Simon Wren-Lewis's picture
Affiliation: 
University of Oxford
Credentials: 
Professor of economics

Voting history

Migration and the UK economy August 2014

Question 2: Do you agree that current government policies with respect to non-EU migration (including policies on students, skilled workers, and family migration) are effective in maximizing the gains to the economy from migration while minimizing any possible negative impact to specific groups?

Answer:
Strongly Disagree
Confidence level:
Very confident
Comment:
Targets based on NET migration make no sense. Including students makes no sense, and harms the economy. The policy seems to be to make getting visas as difficult as possible, which in cases I know can cause a lot of individual distress, as well as forcing needless red tape on individuals and businesses.

Question 1: Do you agree that migration to the UK can be expected to be beneficial for the average income of current UK inhabitants in the upcoming decade?

Answer:
Agree
Confidence level:
Very confident

UK House Prices and Macro-Prudential Policy July 2014

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Question 2: When housing-related risk is deemed excessive from the viewpoint of financial stability, do you agree that the correct response is to deploy macro-prudential tools, leaving interest rates focused on the needs of inflation and aggregate real activity?

 
Answer:
Strongly Agree
Confidence level:
Very confident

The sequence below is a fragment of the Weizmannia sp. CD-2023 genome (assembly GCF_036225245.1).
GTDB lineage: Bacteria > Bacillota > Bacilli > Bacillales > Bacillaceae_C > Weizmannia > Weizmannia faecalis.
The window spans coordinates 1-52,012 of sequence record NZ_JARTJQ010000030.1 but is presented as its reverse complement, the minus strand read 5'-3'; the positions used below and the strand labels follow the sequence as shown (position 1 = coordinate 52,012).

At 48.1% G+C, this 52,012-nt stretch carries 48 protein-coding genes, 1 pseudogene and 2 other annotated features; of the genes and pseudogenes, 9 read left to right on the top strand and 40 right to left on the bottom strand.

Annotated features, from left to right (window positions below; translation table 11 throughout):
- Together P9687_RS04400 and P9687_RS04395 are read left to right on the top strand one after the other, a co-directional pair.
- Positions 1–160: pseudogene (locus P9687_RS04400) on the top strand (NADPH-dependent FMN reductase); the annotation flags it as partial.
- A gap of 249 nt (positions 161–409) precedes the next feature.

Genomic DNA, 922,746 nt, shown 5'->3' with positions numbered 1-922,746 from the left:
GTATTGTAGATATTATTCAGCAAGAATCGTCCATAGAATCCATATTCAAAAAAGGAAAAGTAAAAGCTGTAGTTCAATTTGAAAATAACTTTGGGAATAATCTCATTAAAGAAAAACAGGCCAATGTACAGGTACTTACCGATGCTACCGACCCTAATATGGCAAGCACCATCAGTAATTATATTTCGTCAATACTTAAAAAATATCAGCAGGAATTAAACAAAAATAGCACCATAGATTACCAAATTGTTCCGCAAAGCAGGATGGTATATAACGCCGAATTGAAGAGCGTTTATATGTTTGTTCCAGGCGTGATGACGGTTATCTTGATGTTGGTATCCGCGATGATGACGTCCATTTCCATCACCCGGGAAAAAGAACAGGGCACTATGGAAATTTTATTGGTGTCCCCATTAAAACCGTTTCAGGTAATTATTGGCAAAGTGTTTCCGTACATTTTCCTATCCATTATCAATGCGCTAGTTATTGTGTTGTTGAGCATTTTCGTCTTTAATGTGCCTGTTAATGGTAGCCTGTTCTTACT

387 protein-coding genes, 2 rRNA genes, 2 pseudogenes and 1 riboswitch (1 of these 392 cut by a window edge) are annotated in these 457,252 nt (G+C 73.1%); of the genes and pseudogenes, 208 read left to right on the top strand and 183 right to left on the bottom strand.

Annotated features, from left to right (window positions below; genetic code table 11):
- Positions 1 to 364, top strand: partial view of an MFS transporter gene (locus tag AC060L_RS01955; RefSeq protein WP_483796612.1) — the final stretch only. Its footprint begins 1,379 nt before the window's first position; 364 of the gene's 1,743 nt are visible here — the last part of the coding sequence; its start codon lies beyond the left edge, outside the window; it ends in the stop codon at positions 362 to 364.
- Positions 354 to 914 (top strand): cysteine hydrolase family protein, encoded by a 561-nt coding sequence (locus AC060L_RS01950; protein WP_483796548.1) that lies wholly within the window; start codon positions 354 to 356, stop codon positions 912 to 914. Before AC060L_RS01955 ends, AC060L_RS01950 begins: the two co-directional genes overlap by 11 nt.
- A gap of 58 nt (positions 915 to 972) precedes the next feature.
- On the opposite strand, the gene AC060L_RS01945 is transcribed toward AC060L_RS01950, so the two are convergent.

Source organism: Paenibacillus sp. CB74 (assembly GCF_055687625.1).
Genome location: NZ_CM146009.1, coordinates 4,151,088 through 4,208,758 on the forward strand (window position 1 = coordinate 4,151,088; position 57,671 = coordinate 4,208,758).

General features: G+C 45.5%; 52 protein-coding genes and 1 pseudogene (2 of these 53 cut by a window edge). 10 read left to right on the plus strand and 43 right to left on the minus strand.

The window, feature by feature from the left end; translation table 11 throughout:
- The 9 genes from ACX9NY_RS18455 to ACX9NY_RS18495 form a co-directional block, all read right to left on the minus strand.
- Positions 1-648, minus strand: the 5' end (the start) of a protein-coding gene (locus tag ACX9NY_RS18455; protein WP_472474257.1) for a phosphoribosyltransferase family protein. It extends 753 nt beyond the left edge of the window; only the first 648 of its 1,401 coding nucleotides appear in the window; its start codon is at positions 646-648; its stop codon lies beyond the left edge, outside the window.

Comment:
Look at Sweden and Norway for examples of costly, and not obviously effective, attempts to use interest rates to restrain house prices. It seems crazy to use an instrument designed to manage the excess demand for goods to try and manage asset prices in one particular market. If macro-pru does not work, try targeted fiscal policy measures.

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Question 1: Do you agree it is time for more robust policy action to prevent a build-up of excessive housing-related risk?

 

 
Answer:
Agree
Confidence level:
Not confident
Comment:
With essentially fixed supply, but an absence of sharp increases in rents, it may be possible to explain much of the recent increase in prices as a consequence of expectations that real interest rates will remain low for some time. However, there is also evidence that sustained increases in asset prices often have some 'froth on top', caused by unrealistic expectations. So on balance some restraint would be prudent. The argument that 'it is only London' seems weak. In the past, house price cycles have always started in London.

Economic Consequences of an Independent Scotland June 2014

Question 2

Assuming that Scotland becomes an independent country, do you agree that the UK government's position of ruling out a monetary union is in the economic interests of the continuing UK? 

Answer:
Disagree
Confidence level:
Confident
Comment:
The UK government could set terms which would mean MU was of little risk to the continuing UK, although they might be a problem for Scotland.

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